25. 25. Becker L, Bannwarth M, Meisinger C, Hill K, Model K, et al. (2005) Preprotein translocase of the outer mitochondrial membrane: reconstituted Tom40 forms a characteristic TOM pore. J Mol Biol 353: 1011–1020.
  26. 26. Tong KI, Yamamoto M, Tanaka T (2008) A simple method for amino acid selective isotope labeling of recombinant proteins in E. coli. J Biomol NMR 42: 59–67.
  27. 27. Hiller S, Wasmer C, Wider G, Wuthrich K (2007) Sequence-specific resonance assignment of soluble nonglobular proteins by 7D APSY-NMR spectroscopy. J Am Chem Soc 129: 10823–10828.
  28. 28. Hiller S, Fiorito F, Wuthrich K, Wider G (2005) Automated projection spectroscopy (APSY). Proc Natl Acad Sci U S A 102: 10876–10881.
  29. 29. Fiorito F, Hiller S, Wider G, Wuthrich K (2006) Automated resonance assignment of proteins: 6D APSY-NMR. J Biomol NMR 35: 27–37.
  30. 30. Güntert P, Dötsch V, Wider G, Wuthrich K (1992) Processing of multi dimensional NMR data with the new software PROSA. J Biomol NMR: 619–629.
  31. 31. Panchal SC, Bhavesh NS, Hosur RV (2001) Improved 3D triple resonance experiments, HNN and HN(C)N, for HN and 15N sequential correlations in (13C, 15N) labeled proteins: application to unfolded proteins. J Biomol NMR 20: 135–147.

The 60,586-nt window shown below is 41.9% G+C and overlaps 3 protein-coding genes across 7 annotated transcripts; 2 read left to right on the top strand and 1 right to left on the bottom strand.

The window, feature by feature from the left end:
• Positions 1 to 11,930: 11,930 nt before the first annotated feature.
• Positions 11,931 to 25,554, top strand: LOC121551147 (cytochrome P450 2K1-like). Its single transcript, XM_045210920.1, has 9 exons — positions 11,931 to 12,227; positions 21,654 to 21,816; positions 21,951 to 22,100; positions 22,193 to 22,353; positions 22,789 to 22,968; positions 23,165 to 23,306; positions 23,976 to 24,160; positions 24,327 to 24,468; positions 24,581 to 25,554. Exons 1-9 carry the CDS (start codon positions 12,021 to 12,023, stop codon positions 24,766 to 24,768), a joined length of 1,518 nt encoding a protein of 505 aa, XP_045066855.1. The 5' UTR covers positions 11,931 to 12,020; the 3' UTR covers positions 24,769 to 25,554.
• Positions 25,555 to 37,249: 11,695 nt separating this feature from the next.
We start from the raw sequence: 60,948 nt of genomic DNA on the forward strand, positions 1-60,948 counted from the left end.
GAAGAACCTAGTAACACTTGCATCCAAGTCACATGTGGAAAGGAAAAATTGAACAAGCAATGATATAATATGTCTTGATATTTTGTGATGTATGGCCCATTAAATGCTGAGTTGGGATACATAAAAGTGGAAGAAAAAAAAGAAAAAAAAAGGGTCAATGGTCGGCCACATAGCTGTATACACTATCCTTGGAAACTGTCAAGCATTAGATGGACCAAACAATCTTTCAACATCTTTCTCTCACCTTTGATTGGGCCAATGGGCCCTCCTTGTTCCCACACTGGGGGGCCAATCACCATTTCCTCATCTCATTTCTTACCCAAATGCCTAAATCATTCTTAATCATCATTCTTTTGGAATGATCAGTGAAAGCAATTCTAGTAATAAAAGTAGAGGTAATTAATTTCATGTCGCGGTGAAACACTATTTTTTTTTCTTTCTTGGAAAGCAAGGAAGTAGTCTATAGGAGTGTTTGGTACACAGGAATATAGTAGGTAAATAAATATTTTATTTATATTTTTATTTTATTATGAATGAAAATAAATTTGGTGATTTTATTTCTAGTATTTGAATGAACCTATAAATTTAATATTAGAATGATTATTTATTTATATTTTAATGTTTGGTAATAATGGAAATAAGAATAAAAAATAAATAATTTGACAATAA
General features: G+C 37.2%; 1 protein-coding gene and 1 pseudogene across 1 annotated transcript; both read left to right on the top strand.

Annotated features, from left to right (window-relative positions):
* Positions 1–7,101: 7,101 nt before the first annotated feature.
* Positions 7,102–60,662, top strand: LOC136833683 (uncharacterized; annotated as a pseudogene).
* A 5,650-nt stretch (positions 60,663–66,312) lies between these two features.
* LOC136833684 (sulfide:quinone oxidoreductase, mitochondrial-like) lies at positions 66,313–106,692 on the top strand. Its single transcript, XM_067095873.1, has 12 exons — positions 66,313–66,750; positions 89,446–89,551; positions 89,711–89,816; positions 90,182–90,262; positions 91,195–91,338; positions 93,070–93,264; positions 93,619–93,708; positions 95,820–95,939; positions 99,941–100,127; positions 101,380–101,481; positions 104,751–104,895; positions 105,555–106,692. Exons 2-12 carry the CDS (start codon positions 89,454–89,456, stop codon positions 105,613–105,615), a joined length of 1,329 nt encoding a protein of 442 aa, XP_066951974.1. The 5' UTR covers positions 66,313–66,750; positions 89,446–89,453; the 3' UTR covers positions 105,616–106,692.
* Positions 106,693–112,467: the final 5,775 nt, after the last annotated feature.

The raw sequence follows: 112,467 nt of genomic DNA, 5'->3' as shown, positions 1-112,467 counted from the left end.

32. 32. Jung YS, Zweckstetter M (2004) Mars – robust automatic backbone assignment of proteins. J Biomol NMR 30: 11–23.
  33. 33. Schanda P, Van Melckebeke H, Brutscher B (2006) Speeding up three-dimensional protein NMR experiments to a few minutes. J Am Chem Soc 128: 9042–9043.
  34. 34. Delaglio F, Grzesiek S, Vuister GW, Zhu G, Pfeifer J, et al. (1995) NMRPipe: a multidimensional spectral processing system based on UNIX pipes. J Biomol NMR 6: 277–293.
  35. 35. Baldus M, Meier BH (1996) Total correlation spectroscopy in the solid state. The use of scalar couplings to determine the through-bond connectivity. J Magn Reson Ser A 121: 65–69.
  36. 36. Bayrhuber M, Meins T, Habeck M, Becker S, Giller K, et al. (2008) Structure of the human voltage-dependent anion channel. Proc Natl Acad Sci U S A 105: 15370–15375.
  37. 37. Hiller S, Garces RG, Malia TJ, Orekhov VY, Colombini M, et al. (2008) Solution structure of the integral human membrane protein VDAC-1 in detergent micelles. Science 321: 1206–1210.
  38. 38. Ujwal R, Cascio D, Colletier JP, Faham S, Zhang J, et al. (2008) The crystal structure of mouse VDAC1 at 2.3 A resolution reveals mechanistic insights into metabolite gating. Proc Natl Acad Sci U S A 105: 17742–17747.
  39. 39. Bauer AJ, Gieschler S, Lemberg KM, McDermott AE, Stockwell BR (2011) Functional model of metabolite gating by human voltage-dependent anion channel 2. Biochemistry 50: 3408–3410.
  40. 40. Eddy MT, Ong TC, Clark L, Teijido O, van der Wel PC, et al. (2012) Lipid dynamics and protein-lipid interactions in 2D crystals formed with the beta-barrel integral membrane protein VDAC1. J Am Chem Soc 134: 6375–6387.
  41. 41. Cho MK, Kim HY, Fernandez CO, Becker S, Zweckstetter M (2011) Conserved core of amyloid fibrils of wild type and A30P mutant alpha-synuclein. Protein Sci 20: 387–395.